Time to break out the Callaway wedge.

posted on Aug, 3 2013 @ 02:35 PM
So you read stuff and go off and do other things, and sometimes your mind comes back to remembering things that didn't quite set right.
I was thinking ...... what would cause such a proliferation of sinkholes all of a sudden over the last decade or so? You have Israel and the Dead Sea sinkholes hundreds in the US and others in South America of enormous perportions, and no common agent causing far discovered anyway.

But what if... the 'Flood' was an actual event, and a byproduct was the filling of all the aquifers worldwide, all of them filled to capacity, as the flood was supposed to have lasted for many months. In that time the enormous presure and weight could have penetrated nearly every void in the earth with fissures to the surface or near anyway.
Ok 'spose all the aquifers are full limestone begins its disolving over time, and the rate of decay is pretty much the same worldwide. And suppose were at that juncture in time where all the voids which used to be solid limestone are beginning to collapse. Say it takes on average 3 - 4,000 years to disolve. If the flood story is true, then we are experiancing a natural phenominon. Or... were just experiancing that phenominon ......without the flood by virtue of emptying them with wells and human consumption. Fracking could well contribute in the instability causing the collapses. It certainly can't help 'causing' fissures where there were none before.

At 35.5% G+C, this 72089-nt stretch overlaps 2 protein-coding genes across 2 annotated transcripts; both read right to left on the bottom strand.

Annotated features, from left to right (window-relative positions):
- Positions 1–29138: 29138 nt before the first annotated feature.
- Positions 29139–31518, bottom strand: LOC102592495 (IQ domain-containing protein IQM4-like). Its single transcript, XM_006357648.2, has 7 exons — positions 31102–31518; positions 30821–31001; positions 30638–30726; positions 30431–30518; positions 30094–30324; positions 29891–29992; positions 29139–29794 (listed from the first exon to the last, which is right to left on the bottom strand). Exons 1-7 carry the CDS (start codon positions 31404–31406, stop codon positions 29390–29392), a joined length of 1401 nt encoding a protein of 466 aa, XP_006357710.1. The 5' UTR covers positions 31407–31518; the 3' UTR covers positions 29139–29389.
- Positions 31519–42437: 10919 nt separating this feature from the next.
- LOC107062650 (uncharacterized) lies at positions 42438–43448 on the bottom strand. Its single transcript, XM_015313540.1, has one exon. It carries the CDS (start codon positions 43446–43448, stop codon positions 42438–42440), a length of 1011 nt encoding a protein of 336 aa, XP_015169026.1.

edit on 3-8-2013 by Plotus because: spulling

posted on Aug, 3 2013 @ 04:03 PM
If terrorists tested a nuc bomb in a old mine. (or some one)
this is what it looks like on the ground?

I know its only a small possibility, but!